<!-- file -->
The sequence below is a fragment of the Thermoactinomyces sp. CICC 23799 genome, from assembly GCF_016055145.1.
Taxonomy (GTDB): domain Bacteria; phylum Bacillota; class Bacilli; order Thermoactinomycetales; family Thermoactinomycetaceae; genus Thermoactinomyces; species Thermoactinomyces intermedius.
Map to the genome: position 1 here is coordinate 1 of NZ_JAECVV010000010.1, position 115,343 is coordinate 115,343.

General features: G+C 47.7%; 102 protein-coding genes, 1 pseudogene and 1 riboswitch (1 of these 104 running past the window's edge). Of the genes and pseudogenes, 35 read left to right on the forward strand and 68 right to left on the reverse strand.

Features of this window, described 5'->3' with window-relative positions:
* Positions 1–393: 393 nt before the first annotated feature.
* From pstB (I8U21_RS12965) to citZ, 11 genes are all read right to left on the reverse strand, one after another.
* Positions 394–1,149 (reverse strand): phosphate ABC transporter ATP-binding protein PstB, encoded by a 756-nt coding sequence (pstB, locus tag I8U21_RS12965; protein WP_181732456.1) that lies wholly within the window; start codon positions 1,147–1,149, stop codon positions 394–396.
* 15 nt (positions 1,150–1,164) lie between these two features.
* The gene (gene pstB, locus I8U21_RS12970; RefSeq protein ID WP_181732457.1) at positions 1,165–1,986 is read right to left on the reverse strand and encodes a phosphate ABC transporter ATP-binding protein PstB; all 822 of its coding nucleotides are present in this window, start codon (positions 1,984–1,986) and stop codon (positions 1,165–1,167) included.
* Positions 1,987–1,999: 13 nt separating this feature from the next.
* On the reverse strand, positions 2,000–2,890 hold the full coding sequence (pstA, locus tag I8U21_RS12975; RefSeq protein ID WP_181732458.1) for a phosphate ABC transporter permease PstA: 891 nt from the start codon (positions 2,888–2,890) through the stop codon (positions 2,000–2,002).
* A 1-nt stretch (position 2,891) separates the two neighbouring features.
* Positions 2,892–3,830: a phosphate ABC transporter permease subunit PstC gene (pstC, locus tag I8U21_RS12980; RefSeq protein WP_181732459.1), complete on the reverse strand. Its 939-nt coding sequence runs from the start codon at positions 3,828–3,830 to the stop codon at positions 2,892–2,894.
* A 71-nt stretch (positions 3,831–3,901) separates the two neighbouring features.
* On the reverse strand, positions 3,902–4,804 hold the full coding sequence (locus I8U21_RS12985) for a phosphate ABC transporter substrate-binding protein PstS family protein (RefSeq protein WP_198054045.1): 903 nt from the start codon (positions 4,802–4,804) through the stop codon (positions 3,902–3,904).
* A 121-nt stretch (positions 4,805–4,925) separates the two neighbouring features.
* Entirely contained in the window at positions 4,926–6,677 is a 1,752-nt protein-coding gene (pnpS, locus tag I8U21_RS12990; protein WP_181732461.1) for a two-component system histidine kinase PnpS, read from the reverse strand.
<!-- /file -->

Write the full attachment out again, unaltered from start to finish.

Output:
The sequence below is a fragment of the Thermoactinomyces sp. CICC 23799 genome, from assembly GCF_016055145.1.
Taxonomy (GTDB): domain Bacteria; phylum Bacillota; class Bacilli; order Thermoactinomycetales; family Thermoactinomycetaceae; genus Thermoactinomyces; species Thermoactinomyces intermedius.
Map to the genome: position 1 here is coordinate 1 of NZ_JAECVV010000010.1, position 115,343 is coordinate 115,343.

General features: G+C 47.7%; 102 protein-coding genes, 1 pseudogene and 1 riboswitch (1 of these 104 running past the window's edge). Of the genes and pseudogenes, 35 read left to right on the forward strand and 68 right to left on the reverse strand.

Features of this window, described 5'->3' with window-relative positions:
* Positions 1–393: 393 nt before the first annotated feature.
* From pstB (I8U21_RS12965) to citZ, 11 genes are all read right to left on the reverse strand, one after another.
* Positions 394–1,149 (reverse strand): phosphate ABC transporter ATP-binding protein PstB, encoded by a 756-nt coding sequence (pstB, locus tag I8U21_RS12965; protein WP_181732456.1) that lies wholly within the window; start codon positions 1,147–1,149, stop codon positions 394–396.
* 15 nt (positions 1,150–1,164) lie between these two features.
* The gene (gene pstB, locus I8U21_RS12970; RefSeq protein ID WP_181732457.1) at positions 1,165–1,986 is read right to left on the reverse strand and encodes a phosphate ABC transporter ATP-binding protein PstB; all 822 of its coding nucleotides are present in this window, start codon (positions 1,984–1,986) and stop codon (positions 1,165–1,167) included.
* Positions 1,987–1,999: 13 nt separating this feature from the next.
* On the reverse strand, positions 2,000–2,890 hold the full coding sequence (pstA, locus tag I8U21_RS12975; RefSeq protein ID WP_181732458.1) for a phosphate ABC transporter permease PstA: 891 nt from the start codon (positions 2,888–2,890) through the stop codon (positions 2,000–2,002).
* A 1-nt stretch (position 2,891) separates the two neighbouring features.
* Positions 2,892–3,830: a phosphate ABC transporter permease subunit PstC gene (pstC, locus tag I8U21_RS12980; RefSeq protein WP_181732459.1), complete on the reverse strand. Its 939-nt coding sequence runs from the start codon at positions 3,828–3,830 to the stop codon at positions 2,892–2,894.
* A 71-nt stretch (positions 3,831–3,901) separates the two neighbouring features.
* On the reverse strand, positions 3,902–4,804 hold the full coding sequence (locus I8U21_RS12985) for a phosphate ABC transporter substrate-binding protein PstS family protein (RefSeq protein WP_198054045.1): 903 nt from the start codon (positions 4,802–4,804) through the stop codon (positions 3,902–3,904).
* A 121-nt stretch (positions 4,805–4,925) separates the two neighbouring features.
* Entirely contained in the window at positions 4,926–6,677 is a 1,752-nt protein-coding gene (pnpS, locus tag I8U21_RS12990; protein WP_181732461.1) for a two-component system histidine kinase PnpS, read from the reverse strand.